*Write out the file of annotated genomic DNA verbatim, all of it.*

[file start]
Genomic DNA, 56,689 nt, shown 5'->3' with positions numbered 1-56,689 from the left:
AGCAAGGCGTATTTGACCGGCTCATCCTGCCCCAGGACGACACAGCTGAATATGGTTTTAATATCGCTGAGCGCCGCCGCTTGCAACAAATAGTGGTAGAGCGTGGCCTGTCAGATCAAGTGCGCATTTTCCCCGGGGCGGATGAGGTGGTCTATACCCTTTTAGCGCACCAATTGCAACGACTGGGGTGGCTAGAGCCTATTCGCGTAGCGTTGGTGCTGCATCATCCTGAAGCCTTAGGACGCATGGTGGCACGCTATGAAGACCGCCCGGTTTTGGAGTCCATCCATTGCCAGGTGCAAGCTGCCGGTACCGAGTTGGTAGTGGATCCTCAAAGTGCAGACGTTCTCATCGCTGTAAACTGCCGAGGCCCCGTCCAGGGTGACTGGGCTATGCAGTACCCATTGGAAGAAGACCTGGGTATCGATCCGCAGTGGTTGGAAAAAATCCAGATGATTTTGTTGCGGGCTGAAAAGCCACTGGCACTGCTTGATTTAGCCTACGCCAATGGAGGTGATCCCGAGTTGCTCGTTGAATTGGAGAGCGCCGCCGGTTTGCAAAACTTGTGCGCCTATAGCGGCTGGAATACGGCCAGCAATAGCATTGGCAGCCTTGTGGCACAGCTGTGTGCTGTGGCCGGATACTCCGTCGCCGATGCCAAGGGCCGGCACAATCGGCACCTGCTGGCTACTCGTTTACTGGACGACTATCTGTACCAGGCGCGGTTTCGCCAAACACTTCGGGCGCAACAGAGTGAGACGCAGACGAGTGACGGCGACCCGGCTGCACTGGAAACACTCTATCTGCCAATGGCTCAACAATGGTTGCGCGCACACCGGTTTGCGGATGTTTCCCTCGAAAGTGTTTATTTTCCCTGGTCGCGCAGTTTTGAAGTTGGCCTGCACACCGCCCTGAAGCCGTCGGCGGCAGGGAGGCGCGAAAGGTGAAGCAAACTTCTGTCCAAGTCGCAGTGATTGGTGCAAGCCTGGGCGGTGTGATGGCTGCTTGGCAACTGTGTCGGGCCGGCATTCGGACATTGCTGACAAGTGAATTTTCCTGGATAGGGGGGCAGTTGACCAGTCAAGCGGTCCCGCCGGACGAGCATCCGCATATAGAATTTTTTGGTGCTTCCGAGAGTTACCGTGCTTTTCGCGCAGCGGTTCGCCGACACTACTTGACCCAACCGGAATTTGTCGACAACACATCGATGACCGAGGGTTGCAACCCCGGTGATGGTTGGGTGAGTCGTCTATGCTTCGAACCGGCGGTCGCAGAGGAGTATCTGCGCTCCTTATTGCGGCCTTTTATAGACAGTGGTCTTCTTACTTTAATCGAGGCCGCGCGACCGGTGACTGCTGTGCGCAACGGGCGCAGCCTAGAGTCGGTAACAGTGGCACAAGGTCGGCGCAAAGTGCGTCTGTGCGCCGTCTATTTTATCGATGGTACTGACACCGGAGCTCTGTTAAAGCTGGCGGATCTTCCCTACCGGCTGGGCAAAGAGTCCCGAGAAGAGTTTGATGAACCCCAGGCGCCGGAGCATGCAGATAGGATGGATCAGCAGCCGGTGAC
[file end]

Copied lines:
Genomic DNA, 56,689 nt, shown 5'->3' with positions numbered 1-56,689 from the left:
AGCAAGGCGTATTTGACCGGCTCATCCTGCCCCAGGACGACACAGCTGAATATGGTTTTAATATCGCTGAGCGCCGCCGCTTGCAACAAATAGTGGTAGAGCGTGGCCTGTCAGATCAAGTGCGCATTTTCCCCGGGGCGGATGAGGTGGTCTATACCCTTTTAGCGCACCAATTGCAACGACTGGGGTGGCTAGAGCCTATTCGCGTAGCGTTGGTGCTGCATCATCCTGAAGCCTTAGGACGCATGGTGGCACGCTATGAAGACCGCCCGGTTTTGGAGTCCATCCATTGCCAGGTGCAAGCTGCCGGTACCGAGTTGGTAGTGGATCCTCAAAGTGCAGACGTTCTCATCGCTGTAAACTGCCGAGGCCCCGTCCAGGGTGACTGGGCTATGCAGTACCCATTGGAAGAAGACCTGGGTATCGATCCGCAGTGGTTGGAAAAAATCCAGATGATTTTGTTGCGGGCTGAAAAGCCACTGGCACTGCTTGATTTAGCCTACGCCAATGGAGGTGATCCCGAGTTGCTCGTTGAATTGGAGAGCGCCGCCGGTTTGCAAAACTTGTGCGCCTATAGCGGCTGGAATACGGCCAGCAATAGCATTGGCAGCCTTGTGGCACAGCTGTGTGCTGTGGCCGGATACTCCGTCGCCGATGCCAAGGGCCGGCACAATCGGCACCTGCTGGCTACTCGTTTACTGGACGACTATCTGTACCAGGCGCGGTTTCGCCAAACACTTCGGGCGCAACAGAGTGAGACGCAGACGAGTGACGGCGACCCGGCTGCACTGGAAACACTCTATCTGCCAATGGCTCAACAATGGTTGCGCGCACACCGGTTTGCGGATGTTTCCCTCGAAAGTGTTTATTTTCCCTGGTCGCGCAGTTTTGAAGTTGGCCTGCACACCGCCCTGAAGCCGTCGGCGGCAGGGAGGCGCGAAAGGTGAAGCAAACTTCTGTCCAAGTCGCAGTGATTGGTGCAAGCCTGGGCGGTGTGATGGCTGCTTGGCAACTGTGTCGGGCCGGCATTCGGACATTGCTGACAAGTGAATTTTCCTGGATAGGGGGGCAGTTGACCAGTCAAGCGGTCCCGCCGGACGAGCATCCGCATATAGAATTTTTTGGTGCTTCCGAGAGTTACCGTGCTTTTCGCGCAGCGGTTCGCCGACACTACTTGACCCAACCGGAATTTGTCGACAACACATCGATGACCGAGGGTTGCAACCCCGGTGATGGTTGGGTGAGTCGTCTATGCTTCGAACCGGCGGTCGCAGAGGAGTATCTGCGCTCCTTATTGCGGCCTTTTATAGACAGTGGTCTTCTTACTTTAATCGAGGCCGCGCGACCGGTGACTGCTGTGCGCAACGGGCGCAGCCTAGAGTCGGTAACAGTGGCACAAGGTCGGCGCAAAGTGCGTCTGTGCGCCGTCTATTTTATCGATGGTACTGACACCGGAGCTCTGTTAAAGCTGGCGGATCTTCCCTACCGGCTGGGCAAAGAGTCCCGAGAAGAGTTTGATGAACCCCAGGCGCCGGAGCATGCAGATAGGATGGATCAGCAGCCGGTGAC